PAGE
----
"We still have a long way to go. The hostility that was evident when we came on board has abated. The institutions are much more inclined to listen to us now," says Cafritz. "We are still very young. We still need the municipal nurturing of the mayor. We are the only city in the country that virtually gives no support to the major institutions, and the money we give the small institutions is so meager we can only keep them from sinking, not help them grow and flourish."
Hugo Medrano, producing director of the GALA Hispanic Bilingual Theater, believes the commission is still politicized and does not reach beyond its own cadre of recipients. "I think the commission should be much more open to artists instead of being tied to whom they give money." GALA, the oldest Hispanic theater in the city, has received funding from the commission, as well as the special citation of The Mayor's Art Award.
Bart Whiteman, director of the Source Theatre, agrees, complaining about the pattern of funding. "The Arena, The Folger and The Rep Inc. get the money," he says. Source, he says, has received $8,000 over the last five years. He cites the promises to turn the Lansburgh Building into a cultural center as a well-meaning but unfulfilled idea, and says, "The crying need is for them to work in another direction."
A few, like George Frain, a supporter of the defunct Washington Civic Opera, believe the commission abused its mandate by supporting the Washington Opera Society, instead of free programs like the Civic Opera.
And Melvin Deal, founder and director of the African Heritage Dancers and Drummers, admires the commission's progress but feels its broader purpose is being missed. "The arts commission can influence business and international relations, and that helps investment," he says.
Still others say privately the commission pays too much attention to the minority artist.
Many of the commissioners agree that "meeting the needs" is an ongoing frustration. To answer some of that criticism, several programs have been inaugurated or expanded. Among them:
Special Constituencies, which last year set aside $50,000 for programs for the elderly, the mentally and physically disabled and the incarcerated; Summer Programs, which last year gave $67,000 for programs in public spaces that emphasized the hiring of youth; Artists in Education, a $60,000 program for residencies in public schools; Geographic Development, which targeted $30,000 for Wards 5, 7 and 8, areas generally ignored by art institutions; and the National Symphony Youth Apprenticeship Program, where musicians take private lessons with symphony members, attend rehearsals, perform and work with the members. The commission continued an old venture, Arts D.C., a joint program with the Greater Washington Central Labor Council, which the commission gave $17,500 for job training. This program, said vice chairman Theodis Gay, "has a high record of job placement, averaging 80-85 percent. The people go on to be arts administrators at the Smithsonain Institution, for example, or dancers with dance companies."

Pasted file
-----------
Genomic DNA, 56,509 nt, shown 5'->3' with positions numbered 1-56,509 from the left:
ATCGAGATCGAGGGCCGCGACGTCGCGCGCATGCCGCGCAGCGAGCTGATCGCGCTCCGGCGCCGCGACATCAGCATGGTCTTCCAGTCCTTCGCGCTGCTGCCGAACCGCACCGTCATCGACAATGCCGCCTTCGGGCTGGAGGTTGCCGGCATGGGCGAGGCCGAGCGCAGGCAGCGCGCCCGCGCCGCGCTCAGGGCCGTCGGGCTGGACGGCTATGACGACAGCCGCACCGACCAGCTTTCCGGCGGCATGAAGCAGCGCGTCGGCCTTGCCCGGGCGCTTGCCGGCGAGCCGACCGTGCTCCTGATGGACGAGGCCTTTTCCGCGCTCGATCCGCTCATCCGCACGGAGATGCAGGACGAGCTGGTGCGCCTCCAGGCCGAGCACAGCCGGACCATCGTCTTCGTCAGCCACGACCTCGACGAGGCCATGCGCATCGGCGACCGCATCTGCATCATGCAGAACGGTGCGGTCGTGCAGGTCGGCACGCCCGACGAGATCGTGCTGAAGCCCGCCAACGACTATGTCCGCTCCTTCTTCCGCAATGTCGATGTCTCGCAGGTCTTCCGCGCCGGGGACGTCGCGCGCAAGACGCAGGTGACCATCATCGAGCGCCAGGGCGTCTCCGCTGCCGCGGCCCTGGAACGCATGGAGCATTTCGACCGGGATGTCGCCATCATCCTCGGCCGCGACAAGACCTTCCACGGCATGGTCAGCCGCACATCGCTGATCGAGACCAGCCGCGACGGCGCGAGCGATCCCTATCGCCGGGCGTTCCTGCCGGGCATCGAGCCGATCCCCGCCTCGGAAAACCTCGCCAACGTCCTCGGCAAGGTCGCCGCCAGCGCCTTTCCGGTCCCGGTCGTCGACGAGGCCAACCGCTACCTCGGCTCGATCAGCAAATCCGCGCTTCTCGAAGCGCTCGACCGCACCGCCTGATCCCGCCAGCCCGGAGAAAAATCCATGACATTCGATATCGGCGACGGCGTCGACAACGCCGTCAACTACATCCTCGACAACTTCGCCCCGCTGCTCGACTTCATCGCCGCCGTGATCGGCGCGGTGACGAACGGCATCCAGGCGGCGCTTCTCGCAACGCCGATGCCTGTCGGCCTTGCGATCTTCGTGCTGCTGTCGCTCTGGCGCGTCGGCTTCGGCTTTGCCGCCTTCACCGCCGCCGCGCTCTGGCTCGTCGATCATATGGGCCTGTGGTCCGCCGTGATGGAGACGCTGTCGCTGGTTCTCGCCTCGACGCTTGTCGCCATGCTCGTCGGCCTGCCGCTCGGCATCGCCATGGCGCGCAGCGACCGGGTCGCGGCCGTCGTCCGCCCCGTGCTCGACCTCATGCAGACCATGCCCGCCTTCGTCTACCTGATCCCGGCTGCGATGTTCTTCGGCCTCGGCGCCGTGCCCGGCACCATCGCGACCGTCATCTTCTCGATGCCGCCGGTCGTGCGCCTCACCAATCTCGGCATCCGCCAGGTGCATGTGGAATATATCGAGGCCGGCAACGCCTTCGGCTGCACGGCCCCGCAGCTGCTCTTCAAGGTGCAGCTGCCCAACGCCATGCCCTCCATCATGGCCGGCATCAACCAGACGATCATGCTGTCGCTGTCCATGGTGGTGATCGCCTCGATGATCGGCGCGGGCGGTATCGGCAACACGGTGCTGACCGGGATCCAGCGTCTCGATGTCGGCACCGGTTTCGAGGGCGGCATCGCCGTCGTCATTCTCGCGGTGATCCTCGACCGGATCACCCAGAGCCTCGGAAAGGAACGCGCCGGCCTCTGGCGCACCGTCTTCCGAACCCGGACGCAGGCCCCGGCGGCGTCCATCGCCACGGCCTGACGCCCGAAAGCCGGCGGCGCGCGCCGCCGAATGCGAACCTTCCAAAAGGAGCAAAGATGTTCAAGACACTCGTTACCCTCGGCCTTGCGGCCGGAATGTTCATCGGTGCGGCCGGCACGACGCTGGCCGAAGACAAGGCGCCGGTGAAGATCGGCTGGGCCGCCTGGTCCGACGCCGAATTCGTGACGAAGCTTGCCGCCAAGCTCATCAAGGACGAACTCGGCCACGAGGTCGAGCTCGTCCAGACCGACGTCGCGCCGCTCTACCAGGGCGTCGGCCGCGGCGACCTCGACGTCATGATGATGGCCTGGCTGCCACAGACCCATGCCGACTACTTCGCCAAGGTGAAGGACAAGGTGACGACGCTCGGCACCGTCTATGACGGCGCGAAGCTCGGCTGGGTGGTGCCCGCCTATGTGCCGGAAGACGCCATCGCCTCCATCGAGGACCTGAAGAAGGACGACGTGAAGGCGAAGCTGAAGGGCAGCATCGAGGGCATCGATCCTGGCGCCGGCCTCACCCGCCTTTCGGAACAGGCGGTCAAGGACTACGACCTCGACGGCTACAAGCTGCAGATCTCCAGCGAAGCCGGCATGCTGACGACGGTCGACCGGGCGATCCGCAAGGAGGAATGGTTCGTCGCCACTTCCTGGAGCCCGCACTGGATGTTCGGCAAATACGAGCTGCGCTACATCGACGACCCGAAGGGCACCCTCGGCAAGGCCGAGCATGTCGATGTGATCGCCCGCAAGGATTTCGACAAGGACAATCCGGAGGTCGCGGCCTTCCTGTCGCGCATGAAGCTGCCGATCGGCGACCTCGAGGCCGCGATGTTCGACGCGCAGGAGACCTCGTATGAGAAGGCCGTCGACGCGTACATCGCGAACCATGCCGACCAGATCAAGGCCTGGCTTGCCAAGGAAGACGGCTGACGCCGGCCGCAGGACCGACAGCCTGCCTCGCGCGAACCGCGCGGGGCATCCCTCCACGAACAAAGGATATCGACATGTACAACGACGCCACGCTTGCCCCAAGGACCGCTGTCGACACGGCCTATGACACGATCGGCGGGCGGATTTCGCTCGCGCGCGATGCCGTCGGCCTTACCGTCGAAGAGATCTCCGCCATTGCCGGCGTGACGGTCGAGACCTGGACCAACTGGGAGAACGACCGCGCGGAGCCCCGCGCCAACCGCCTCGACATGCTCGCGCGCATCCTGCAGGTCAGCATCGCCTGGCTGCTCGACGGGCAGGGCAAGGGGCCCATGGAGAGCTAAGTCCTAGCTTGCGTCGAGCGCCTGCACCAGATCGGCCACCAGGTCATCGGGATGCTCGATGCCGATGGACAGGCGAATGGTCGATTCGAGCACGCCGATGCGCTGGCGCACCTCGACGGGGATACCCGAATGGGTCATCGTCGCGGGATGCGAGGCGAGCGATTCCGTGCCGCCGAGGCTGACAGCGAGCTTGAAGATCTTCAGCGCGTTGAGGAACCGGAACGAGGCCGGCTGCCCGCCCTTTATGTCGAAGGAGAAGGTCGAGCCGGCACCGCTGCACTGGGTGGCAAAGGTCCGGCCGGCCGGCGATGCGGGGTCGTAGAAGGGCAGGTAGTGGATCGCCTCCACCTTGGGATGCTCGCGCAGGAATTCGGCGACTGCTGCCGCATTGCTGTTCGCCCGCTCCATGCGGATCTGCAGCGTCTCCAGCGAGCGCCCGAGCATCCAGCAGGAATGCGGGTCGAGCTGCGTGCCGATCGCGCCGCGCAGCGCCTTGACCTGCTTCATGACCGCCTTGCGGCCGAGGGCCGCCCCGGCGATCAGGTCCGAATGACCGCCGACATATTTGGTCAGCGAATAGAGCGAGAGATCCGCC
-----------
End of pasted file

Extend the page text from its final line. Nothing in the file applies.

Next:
The commission also helped support the Pen-Faulkner Awards programs, held in Washington for the first time, and sponsored the first Larry Neal Writers Conference, named after the late poet and playwright who was executive director of the commission from September 1976 to May 1979.
Some programs haven't succeeded, such as a Friends of the Arts fund-raising group, which the commission decided was competing with local groups. In January 1983, the NEA approved an application from the commission for funds, but noted that the commission lacked program review, evaluation and implementation.
"The panel felt the information contained in the plan was vague and weak," said Anthony Turney, a deputy chairman of the Endowment.
The mayor doesn't foresee any negative fallout from the investigation and the Bautista resignation.
"The investigation will not have an impact on my feelings or the institution's programs. We have not built the commission around one person," said Barry. "I don't think it will tarnish the art movement. Whatever happens, Millie Bautista has been a force."